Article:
I am reading Prepared by Grace, for Grace: The Puritans on God’s Ordinary Way of Leading Sinners to Christ and came across a good quote. The authors, Beeke and Smalley are interacting with whether Calvin believed in what some call a “pre-conversion” where the sinner is prepared to trust in Christ through an awareness of his sinfulness. I will lay that point aside for now but may pick it up again some other day.
However, in that discussion the nature of repentance came up. To repent simply means to change one’s mind but too often that is over-simplified in the preaching of the gospel. Calvin preferred to define it as, “the true turning of our life to God, a turning that arises from a pure and earnest fear of him; and it consists of the mortification [a putting to death] of our flesh [the sin within us] and of the old man [the unredeemed nature], and in the vivification [the making alive] of the Spirit” (from Calvin, Institutes, 3.3.5, p. 32 of the book).
I like this definition because it captures the essence of what happens when the Spirit of God works in a sinner so as to cause them to turn from their sin and to the living God (cf. 1 Thessalonians 1:9). A true repentance is not a halfway repentance. It is one where you are done bartering with God, trying to negotiate the terms of surrender. Because of the Spirit of God working in you there is the clear recognition that Jesus is Lord and that you having nothing that you bring to the table. You turn to Him and that necessitates that you turn from the countless idols from which you were pursuing.
The subject of fellowship and church attendance is something that comes around regularly in my world as a pastor. It shows itself in a multitude of ways.
The most obvious is the person who stays at home listening to church on the radio or on a CD. They claim that Jesus is with them and that they are able to worship anywhere and anytime. They know almost no one at a church but they find it easy to render judgments regarding news they hear about one church or another. They are usually perceived (often by themselves) as very biblical and knowledgeable.
Then there is the not so obvious type. The person who loves some sort of activity but finds that it is easiest to do on a Sunday. That can be fishing, softball, camping, or just bird watching. They have five weeks of vacation and choose to use it in a way that stretches out weekends to three or four days to allow maximum resting time. So come summer (at least here in Wisconsin) you may see them but once or twice. Add to this the simple realities of humanity and they get sick or sent on business at times they are lucky to be at their church much more than half the Sundays.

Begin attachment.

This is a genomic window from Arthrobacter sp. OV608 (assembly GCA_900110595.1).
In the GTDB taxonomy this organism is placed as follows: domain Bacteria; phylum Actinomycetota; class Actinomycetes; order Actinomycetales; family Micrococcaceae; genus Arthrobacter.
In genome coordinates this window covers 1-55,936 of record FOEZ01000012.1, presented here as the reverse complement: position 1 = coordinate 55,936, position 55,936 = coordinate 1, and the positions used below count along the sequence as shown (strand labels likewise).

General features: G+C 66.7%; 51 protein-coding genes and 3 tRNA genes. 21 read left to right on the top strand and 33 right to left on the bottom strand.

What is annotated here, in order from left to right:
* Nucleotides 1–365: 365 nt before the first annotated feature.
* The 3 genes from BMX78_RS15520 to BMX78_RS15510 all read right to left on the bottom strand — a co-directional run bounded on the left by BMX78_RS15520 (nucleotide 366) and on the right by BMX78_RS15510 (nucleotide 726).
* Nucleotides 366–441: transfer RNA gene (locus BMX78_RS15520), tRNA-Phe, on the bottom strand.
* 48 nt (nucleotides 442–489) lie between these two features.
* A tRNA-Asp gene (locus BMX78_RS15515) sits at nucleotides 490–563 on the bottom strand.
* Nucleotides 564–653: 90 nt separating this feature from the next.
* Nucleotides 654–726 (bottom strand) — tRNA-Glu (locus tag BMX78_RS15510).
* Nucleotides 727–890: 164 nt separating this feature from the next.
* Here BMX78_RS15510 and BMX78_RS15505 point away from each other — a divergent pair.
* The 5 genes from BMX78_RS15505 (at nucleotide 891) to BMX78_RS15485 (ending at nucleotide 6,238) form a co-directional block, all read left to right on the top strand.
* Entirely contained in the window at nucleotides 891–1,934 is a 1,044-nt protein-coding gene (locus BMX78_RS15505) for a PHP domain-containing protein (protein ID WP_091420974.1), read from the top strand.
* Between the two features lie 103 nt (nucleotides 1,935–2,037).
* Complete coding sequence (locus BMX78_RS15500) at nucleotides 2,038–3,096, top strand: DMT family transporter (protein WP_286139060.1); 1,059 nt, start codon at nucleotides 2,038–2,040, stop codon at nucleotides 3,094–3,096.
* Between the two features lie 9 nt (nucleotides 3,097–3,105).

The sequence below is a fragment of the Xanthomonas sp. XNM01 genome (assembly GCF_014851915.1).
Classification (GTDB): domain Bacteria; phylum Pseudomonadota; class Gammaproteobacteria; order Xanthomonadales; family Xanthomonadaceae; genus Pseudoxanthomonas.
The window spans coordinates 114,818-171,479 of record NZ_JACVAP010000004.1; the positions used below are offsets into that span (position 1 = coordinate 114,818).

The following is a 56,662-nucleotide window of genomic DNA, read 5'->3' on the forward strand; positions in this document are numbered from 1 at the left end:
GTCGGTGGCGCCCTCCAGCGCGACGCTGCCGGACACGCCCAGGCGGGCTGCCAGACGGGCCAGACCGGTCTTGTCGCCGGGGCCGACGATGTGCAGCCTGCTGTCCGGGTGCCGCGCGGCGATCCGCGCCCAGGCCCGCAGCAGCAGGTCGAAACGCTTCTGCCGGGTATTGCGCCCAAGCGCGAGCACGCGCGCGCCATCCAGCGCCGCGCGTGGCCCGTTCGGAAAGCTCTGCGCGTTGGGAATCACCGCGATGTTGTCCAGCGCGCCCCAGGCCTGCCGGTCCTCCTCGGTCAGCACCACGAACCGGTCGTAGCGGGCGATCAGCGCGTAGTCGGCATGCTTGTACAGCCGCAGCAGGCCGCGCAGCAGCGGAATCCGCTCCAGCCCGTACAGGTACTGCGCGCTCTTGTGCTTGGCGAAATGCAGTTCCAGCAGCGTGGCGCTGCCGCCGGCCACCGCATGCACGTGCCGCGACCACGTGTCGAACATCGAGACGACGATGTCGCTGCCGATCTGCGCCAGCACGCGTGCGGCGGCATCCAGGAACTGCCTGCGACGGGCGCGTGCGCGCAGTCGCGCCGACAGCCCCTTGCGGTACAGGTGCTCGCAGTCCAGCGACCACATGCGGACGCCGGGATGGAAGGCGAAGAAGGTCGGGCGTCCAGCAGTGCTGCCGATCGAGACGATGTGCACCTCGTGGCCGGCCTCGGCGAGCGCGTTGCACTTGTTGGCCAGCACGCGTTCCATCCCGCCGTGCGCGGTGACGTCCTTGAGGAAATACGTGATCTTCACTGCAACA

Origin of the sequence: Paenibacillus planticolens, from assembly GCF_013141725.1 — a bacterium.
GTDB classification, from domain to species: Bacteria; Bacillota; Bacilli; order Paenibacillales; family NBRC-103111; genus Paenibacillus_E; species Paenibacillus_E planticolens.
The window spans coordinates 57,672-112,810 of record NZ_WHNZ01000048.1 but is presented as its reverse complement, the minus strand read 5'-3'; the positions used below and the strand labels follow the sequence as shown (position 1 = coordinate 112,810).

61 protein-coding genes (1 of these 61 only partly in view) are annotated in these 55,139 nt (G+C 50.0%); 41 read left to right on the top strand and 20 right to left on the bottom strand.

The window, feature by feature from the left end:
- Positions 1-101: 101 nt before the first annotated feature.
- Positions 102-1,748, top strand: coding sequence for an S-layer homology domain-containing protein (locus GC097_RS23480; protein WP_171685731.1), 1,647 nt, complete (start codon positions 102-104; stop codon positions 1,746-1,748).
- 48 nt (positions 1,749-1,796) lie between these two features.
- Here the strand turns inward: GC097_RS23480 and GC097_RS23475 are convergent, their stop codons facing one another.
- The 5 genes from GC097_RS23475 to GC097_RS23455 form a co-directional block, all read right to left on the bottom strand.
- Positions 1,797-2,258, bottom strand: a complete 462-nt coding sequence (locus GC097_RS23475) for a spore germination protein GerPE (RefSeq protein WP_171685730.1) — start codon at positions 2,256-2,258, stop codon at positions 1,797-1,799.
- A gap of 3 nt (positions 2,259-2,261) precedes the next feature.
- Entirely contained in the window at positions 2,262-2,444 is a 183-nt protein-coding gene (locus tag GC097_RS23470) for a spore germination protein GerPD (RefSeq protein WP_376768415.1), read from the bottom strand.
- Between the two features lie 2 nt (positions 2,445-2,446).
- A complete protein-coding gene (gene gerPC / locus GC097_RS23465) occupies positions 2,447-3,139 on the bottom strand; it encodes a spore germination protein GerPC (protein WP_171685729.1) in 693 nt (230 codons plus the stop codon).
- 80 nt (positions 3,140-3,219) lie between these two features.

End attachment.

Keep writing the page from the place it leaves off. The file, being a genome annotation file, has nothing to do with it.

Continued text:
Then there is the person who simply finds that gathering with the church is optional. By this I mean, as Sunday approaches they see if there are other options available as well. Perhaps there is a singer at some fair that they love to hear. Or maybe Grandma is having a birthday party on Sunday. The Brewers are in a pennant race and this is a key game (yeah, right). Or someone gave them tickets to a Packers game, and you don’t just throw those away! Finally, it might be that you stayed out too late on Saturday and now you are just too tired. And since church is optional, you roll over and go to sleep after first affirming you will read the text of the sermon or listen to it later online.
There are others, but this is sufficient for my post. The bible is clear that we are part of the Body of Christ as Christians. Each of us is uniquely gifted for the good of the Church and none of us can separate from the Body with harm to us and the rest of the believers. You ask for a passage? I give you the entire New Testament, especially the epistles. Want a specific book? I give you 1 Corinthians. You want a specific verse, tough. If you think you know the bible so well that you know Jesus doesn’t care what you do when His Body gathers, then you show me your verses first (Here I am acting a bit like James in 2:14ff).
All of this is to introduce a nice little post by David Murray on why the Puritans (champions of private study and devotions) valued the corporate gathering over the private devotion. Give it a read, it is shorter than this post.
I really do. And I think the following quote from the blog he contributes to will make my point:
Before my video interview with Dr. Packer last May, the two of us sat in a room at Regent discussing one of the passions which we both share – no, not bashing chinless upper class English schoolboys but rather our appreciation of the English Puritans – in relation to recent and contemporary evangelical history.
“Satan promises the best, but pays with the worst; he promises honour, and pays with disgrace; he promises pleasure, and pays with pain; he promises profit, and pays with loss; he promises life, and pays with death. But God pays as he promises; all his payments are made in pure gold.